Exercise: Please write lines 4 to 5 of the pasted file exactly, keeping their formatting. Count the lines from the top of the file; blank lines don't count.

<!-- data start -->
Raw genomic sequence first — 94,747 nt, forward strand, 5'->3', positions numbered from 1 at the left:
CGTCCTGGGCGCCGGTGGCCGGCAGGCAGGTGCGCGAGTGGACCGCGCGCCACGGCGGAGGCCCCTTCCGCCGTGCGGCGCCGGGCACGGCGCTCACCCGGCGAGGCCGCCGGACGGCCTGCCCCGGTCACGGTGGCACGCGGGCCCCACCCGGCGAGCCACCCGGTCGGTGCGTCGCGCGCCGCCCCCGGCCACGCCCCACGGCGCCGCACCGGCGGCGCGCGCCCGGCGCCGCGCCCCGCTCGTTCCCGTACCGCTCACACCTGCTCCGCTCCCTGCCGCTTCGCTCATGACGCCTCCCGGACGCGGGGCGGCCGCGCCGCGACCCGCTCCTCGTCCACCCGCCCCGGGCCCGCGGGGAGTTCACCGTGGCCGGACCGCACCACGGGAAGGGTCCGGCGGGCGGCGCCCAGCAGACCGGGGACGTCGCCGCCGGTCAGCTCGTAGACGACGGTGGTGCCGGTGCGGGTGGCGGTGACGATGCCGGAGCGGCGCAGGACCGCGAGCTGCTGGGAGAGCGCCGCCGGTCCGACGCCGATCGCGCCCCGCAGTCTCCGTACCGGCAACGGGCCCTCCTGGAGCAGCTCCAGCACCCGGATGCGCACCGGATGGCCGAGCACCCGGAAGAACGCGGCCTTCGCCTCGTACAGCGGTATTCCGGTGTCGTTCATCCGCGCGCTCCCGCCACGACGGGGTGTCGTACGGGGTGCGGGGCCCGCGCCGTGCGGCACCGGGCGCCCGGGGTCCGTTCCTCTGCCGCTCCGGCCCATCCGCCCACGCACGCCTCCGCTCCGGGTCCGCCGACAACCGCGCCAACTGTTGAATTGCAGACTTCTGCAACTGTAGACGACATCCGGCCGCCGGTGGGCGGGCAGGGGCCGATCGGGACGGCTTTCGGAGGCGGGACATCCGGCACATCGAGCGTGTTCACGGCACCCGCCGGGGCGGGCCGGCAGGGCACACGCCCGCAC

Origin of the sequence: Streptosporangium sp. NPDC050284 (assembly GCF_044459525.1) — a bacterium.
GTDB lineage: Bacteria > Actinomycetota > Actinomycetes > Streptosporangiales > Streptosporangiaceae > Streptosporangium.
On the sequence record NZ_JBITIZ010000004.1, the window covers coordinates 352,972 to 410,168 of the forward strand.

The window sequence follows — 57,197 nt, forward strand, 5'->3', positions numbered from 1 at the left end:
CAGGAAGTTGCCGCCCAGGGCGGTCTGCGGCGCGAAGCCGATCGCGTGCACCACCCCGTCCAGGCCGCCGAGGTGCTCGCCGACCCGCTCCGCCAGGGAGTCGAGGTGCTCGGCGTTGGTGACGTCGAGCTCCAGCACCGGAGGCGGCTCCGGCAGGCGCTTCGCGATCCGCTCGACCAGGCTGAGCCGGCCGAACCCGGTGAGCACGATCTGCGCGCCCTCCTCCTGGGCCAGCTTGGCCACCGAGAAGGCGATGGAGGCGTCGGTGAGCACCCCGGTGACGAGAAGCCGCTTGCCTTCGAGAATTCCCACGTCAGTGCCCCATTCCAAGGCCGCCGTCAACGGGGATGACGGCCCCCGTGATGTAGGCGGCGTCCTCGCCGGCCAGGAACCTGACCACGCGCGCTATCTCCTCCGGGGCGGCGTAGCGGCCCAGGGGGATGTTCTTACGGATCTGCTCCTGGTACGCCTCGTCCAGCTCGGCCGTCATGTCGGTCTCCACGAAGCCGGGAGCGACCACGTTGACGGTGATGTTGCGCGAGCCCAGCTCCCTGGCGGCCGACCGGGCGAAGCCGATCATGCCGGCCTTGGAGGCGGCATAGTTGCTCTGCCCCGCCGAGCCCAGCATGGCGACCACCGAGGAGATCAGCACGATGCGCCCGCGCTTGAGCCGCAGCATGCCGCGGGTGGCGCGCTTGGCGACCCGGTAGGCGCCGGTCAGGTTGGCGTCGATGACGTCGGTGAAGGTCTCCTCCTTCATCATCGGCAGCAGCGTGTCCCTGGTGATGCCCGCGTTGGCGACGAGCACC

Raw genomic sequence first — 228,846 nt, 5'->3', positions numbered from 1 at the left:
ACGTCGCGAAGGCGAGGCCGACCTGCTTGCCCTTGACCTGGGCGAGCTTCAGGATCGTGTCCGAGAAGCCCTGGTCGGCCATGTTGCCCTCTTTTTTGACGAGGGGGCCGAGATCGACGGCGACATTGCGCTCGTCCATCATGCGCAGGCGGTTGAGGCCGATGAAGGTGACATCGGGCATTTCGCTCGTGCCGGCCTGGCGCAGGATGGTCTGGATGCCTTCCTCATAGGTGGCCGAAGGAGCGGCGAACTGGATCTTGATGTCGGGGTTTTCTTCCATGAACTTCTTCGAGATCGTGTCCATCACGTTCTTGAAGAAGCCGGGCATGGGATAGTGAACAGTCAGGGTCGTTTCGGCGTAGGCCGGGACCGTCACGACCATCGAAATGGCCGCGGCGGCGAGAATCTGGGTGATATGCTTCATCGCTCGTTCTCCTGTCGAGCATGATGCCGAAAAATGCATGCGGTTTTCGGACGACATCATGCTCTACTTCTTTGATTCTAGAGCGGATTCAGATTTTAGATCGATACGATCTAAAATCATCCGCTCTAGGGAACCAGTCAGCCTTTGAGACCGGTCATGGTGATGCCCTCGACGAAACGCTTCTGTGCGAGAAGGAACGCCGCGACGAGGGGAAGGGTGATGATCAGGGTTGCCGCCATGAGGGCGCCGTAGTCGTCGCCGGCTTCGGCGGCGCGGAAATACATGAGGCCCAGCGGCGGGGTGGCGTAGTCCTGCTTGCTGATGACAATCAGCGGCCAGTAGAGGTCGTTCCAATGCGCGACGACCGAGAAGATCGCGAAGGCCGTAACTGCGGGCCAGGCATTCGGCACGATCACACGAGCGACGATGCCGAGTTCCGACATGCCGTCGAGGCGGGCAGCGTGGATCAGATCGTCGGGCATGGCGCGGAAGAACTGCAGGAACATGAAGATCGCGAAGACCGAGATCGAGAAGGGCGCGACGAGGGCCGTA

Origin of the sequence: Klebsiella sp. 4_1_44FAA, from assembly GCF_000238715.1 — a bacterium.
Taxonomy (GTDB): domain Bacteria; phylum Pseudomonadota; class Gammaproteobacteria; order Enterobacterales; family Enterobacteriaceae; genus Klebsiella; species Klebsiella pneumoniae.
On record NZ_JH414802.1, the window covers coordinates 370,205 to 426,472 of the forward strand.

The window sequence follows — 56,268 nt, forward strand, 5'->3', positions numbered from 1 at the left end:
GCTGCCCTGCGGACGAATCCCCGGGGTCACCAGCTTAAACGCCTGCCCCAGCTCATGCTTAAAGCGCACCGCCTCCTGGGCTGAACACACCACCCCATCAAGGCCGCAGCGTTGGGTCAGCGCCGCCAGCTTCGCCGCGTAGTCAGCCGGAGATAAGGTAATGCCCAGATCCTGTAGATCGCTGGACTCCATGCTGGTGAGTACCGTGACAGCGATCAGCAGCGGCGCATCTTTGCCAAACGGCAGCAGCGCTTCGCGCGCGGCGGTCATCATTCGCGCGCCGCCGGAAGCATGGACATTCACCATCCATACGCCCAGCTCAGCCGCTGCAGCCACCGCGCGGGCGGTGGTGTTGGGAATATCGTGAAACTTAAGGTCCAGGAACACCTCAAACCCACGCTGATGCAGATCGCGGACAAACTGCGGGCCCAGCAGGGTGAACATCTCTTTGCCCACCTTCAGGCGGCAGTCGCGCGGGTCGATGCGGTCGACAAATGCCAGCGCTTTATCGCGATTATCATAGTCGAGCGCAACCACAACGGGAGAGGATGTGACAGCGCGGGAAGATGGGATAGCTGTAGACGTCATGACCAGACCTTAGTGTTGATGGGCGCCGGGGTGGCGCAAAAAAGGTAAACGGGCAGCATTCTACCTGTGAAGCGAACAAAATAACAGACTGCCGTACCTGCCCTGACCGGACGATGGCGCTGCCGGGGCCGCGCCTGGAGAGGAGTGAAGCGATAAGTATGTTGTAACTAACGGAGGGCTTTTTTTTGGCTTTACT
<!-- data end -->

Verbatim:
GTDB lineage: Bacteria > Actinomycetota > Actinomycetes > Streptosporangiales > Streptosporangiaceae > Streptosporangium.
On the sequence record NZ_JBITIZ010000004.1, the window covers coordinates 352,972 to 410,168 of the forward strand.